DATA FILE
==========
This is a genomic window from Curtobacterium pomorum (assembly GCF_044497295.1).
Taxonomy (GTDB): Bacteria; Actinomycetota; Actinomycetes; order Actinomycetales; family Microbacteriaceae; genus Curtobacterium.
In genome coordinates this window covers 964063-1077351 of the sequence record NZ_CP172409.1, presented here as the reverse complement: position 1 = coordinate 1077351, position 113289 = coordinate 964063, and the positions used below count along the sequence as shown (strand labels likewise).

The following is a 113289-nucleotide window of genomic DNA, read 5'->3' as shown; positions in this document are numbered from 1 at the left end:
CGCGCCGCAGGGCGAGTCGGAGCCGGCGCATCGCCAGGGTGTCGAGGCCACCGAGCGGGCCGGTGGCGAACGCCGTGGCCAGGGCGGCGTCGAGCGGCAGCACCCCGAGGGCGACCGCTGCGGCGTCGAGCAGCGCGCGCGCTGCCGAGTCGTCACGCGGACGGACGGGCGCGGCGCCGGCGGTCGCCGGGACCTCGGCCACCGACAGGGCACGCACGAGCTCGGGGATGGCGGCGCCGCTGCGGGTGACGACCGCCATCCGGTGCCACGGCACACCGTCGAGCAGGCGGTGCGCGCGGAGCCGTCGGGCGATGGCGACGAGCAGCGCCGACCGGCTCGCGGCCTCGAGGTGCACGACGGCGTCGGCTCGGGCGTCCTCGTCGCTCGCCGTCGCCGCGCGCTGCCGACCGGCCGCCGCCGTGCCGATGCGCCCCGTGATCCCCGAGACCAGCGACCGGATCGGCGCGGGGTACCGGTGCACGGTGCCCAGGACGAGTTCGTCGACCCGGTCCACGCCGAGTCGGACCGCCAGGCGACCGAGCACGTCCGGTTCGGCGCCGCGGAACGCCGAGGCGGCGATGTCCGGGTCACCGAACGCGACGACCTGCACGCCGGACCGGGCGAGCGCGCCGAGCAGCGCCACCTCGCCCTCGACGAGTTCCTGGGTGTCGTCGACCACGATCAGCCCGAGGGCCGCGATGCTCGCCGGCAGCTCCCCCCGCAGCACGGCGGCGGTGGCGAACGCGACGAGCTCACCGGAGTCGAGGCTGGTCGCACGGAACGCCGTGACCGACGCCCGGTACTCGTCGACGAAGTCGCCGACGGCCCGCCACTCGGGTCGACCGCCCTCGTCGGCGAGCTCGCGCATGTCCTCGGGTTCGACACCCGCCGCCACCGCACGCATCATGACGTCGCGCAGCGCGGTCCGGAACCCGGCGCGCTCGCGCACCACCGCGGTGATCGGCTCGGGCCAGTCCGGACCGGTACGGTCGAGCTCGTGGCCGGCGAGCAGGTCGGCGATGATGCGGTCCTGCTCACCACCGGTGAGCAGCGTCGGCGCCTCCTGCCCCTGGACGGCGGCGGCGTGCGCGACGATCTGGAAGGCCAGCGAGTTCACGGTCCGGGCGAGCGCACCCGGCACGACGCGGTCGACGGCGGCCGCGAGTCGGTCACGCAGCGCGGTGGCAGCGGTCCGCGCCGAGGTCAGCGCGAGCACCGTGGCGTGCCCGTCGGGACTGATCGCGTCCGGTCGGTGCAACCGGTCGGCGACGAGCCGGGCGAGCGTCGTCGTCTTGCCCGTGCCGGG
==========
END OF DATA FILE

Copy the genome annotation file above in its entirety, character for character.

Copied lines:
This is a genomic window from Curtobacterium pomorum (assembly GCF_044497295.1).
Taxonomy (GTDB): Bacteria; Actinomycetota; Actinomycetes; order Actinomycetales; family Microbacteriaceae; genus Curtobacterium.
In genome coordinates this window covers 964063-1077351 of the sequence record NZ_CP172409.1, presented here as the reverse complement: position 1 = coordinate 1077351, position 113289 = coordinate 964063, and the positions used below count along the sequence as shown (strand labels likewise).

The following is a 113289-nucleotide window of genomic DNA, read 5'->3' as shown; positions in this document are numbered from 1 at the left end:
CGCGCCGCAGGGCGAGTCGGAGCCGGCGCATCGCCAGGGTGTCGAGGCCACCGAGCGGGCCGGTGGCGAACGCCGTGGCCAGGGCGGCGTCGAGCGGCAGCACCCCGAGGGCGACCGCTGCGGCGTCGAGCAGCGCGCGCGCTGCCGAGTCGTCACGCGGACGGACGGGCGCGGCGCCGGCGGTCGCCGGGACCTCGGCCACCGACAGGGCACGCACGAGCTCGGGGATGGCGGCGCCGCTGCGGGTGACGACCGCCATCCGGTGCCACGGCACACCGTCGAGCAGGCGGTGCGCGCGGAGCCGTCGGGCGATGGCGACGAGCAGCGCCGACCGGCTCGCGGCCTCGAGGTGCACGACGGCGTCGGCTCGGGCGTCCTCGTCGCTCGCCGTCGCCGCGCGCTGCCGACCGGCCGCCGCCGTGCCGATGCGCCCCGTGATCCCCGAGACCAGCGACCGGATCGGCGCGGGGTACCGGTGCACGGTGCCCAGGACGAGTTCGTCGACCCGGTCCACGCCGAGTCGGACCGCCAGGCGACCGAGCACGTCCGGTTCGGCGCCGCGGAACGCCGAGGCGGCGATGTCCGGGTCACCGAACGCGACGACCTGCACGCCGGACCGGGCGAGCGCGCCGAGCAGCGCCACCTCGCCCTCGACGAGTTCCTGGGTGTCGTCGACCACGATCAGCCCGAGGGCCGCGATGCTCGCCGGCAGCTCCCCCCGCAGCACGGCGGCGGTGGCGAACGCGACGAGCTCACCGGAGTCGAGGCTGGTCGCACGGAACGCCGTGACCGACGCCCGGTACTCGTCGACGAAGTCGCCGACGGCCCGCCACTCGGGTCGACCGCCCTCGTCGGCGAGCTCGCGCATGTCCTCGGGTTCGACACCCGCCGCCACCGCACGCATCATGACGTCGCGCAGCGCGGTCCGGAACCCGGCGCGCTCGCGCACCACCGCGGTGATCGGCTCGGGCCAGTCCGGACCGGTACGGTCGAGCTCGTGGCCGGCGAGCAGGTCGGCGATGATGCGGTCCTGCTCACCACCGGTGAGCAGCGTCGGCGCCTCCTGCCCCTGGACGGCGGCGGCGTGCGCGACGATCTGGAAGGCCAGCGAGTTCACGGTCCGGGCGAGCGCACCCGGCACGACGCGGTCGACGGCGGCCGCGAGTCGGTCACGCAGCGCGGTGGCAGCGGTCCGCGCCGAGGTCAGCGCGAGCACCGTGGCGTGCCCGTCGGGACTGATCGCGTCCGGTCGGTGCAACCGGTCGGCGACGAGCCGGGCGAGCGTCGTCGTCTTGCCCGTGCCGGG